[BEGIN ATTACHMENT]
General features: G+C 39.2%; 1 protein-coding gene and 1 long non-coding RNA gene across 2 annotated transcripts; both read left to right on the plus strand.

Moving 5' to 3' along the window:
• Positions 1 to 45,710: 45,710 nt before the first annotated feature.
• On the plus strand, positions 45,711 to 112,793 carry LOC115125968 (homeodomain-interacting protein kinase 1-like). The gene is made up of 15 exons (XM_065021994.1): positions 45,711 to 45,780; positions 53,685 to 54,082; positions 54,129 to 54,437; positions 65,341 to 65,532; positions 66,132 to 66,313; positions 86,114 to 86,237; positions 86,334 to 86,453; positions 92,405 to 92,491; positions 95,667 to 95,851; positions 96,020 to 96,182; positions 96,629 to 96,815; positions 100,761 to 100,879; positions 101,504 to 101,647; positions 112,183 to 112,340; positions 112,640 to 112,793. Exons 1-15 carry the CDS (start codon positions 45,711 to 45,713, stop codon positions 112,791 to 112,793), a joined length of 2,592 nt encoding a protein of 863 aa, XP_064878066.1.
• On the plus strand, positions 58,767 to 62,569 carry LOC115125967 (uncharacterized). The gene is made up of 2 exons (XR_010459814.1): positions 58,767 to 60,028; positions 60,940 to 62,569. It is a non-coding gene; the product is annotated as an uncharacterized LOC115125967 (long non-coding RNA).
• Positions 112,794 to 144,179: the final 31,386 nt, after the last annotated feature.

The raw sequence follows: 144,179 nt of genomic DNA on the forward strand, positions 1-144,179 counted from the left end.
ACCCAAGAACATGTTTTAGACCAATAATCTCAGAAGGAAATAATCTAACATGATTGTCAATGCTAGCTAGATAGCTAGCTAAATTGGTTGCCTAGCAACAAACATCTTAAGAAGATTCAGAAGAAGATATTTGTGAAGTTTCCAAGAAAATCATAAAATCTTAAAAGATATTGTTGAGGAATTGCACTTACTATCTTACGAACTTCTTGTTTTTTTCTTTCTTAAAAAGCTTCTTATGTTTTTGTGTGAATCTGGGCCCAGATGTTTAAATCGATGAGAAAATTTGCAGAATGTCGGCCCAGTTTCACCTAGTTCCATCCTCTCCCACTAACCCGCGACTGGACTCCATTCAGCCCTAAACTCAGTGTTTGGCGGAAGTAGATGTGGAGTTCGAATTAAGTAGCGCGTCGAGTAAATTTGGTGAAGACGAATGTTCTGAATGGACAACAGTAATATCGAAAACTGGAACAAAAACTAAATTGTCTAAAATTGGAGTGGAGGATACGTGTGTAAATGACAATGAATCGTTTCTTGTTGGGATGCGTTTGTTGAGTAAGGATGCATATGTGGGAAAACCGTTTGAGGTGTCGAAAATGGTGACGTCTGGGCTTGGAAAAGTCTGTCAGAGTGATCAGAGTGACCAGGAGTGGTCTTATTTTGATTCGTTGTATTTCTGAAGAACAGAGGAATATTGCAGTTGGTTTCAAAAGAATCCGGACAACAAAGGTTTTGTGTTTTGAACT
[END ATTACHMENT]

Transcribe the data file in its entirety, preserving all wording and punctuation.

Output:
General features: G+C 39.2%; 1 protein-coding gene and 1 long non-coding RNA gene across 2 annotated transcripts; both read left to right on the plus strand.

Moving 5' to 3' along the window:
• Positions 1 to 45,710: 45,710 nt before the first annotated feature.
• On the plus strand, positions 45,711 to 112,793 carry LOC115125968 (homeodomain-interacting protein kinase 1-like). The gene is made up of 15 exons (XM_065021994.1): positions 45,711 to 45,780; positions 53,685 to 54,082; positions 54,129 to 54,437; positions 65,341 to 65,532; positions 66,132 to 66,313; positions 86,114 to 86,237; positions 86,334 to 86,453; positions 92,405 to 92,491; positions 95,667 to 95,851; positions 96,020 to 96,182; positions 96,629 to 96,815; positions 100,761 to 100,879; positions 101,504 to 101,647; positions 112,183 to 112,340; positions 112,640 to 112,793. Exons 1-15 carry the CDS (start codon positions 45,711 to 45,713, stop codon positions 112,791 to 112,793), a joined length of 2,592 nt encoding a protein of 863 aa, XP_064878066.1.
• On the plus strand, positions 58,767 to 62,569 carry LOC115125967 (uncharacterized). The gene is made up of 2 exons (XR_010459814.1): positions 58,767 to 60,028; positions 60,940 to 62,569. It is a non-coding gene; the product is annotated as an uncharacterized LOC115125967 (long non-coding RNA).
• Positions 112,794 to 144,179: the final 31,386 nt, after the last annotated feature.

The raw sequence follows: 144,179 nt of genomic DNA on the forward strand, positions 1-144,179 counted from the left end.
ACCCAAGAACATGTTTTAGACCAATAATCTCAGAAGGAAATAATCTAACATGATTGTCAATGCTAGCTAGATAGCTAGCTAAATTGGTTGCCTAGCAACAAACATCTTAAGAAGATTCAGAAGAAGATATTTGTGAAGTTTCCAAGAAAATCATAAAATCTTAAAAGATATTGTTGAGGAATTGCACTTACTATCTTACGAACTTCTTGTTTTTTTCTTTCTTAAAAAGCTTCTTATGTTTTTGTGTGAATCTGGGCCCAGATGTTTAAATCGATGAGAAAATTTGCAGAATGTCGGCCCAGTTTCACCTAGTTCCATCCTCTCCCACTAACCCGCGACTGGACTCCATTCAGCCCTAAACTCAGTGTTTGGCGGAAGTAGATGTGGAGTTCGAATTAAGTAGCGCGTCGAGTAAATTTGGTGAAGACGAATGTTCTGAATGGACAACAGTAATATCGAAAACTGGAACAAAAACTAAATTGTCTAAAATTGGAGTGGAGGATACGTGTGTAAATGACAATGAATCGTTTCTTGTTGGGATGCGTTTGTTGAGTAAGGATGCATATGTGGGAAAACCGTTTGAGGTGTCGAAAATGGTGACGTCTGGGCTTGGAAAAGTCTGTCAGAGTGATCAGAGTGACCAGGAGTGGTCTTATTTTGATTCGTTGTATTTCTGAAGAACAGAGGAATATTGCAGTTGGTTTCAAAAGAATCCGGACAACAAAGGTTTTGTGTTTTGAACT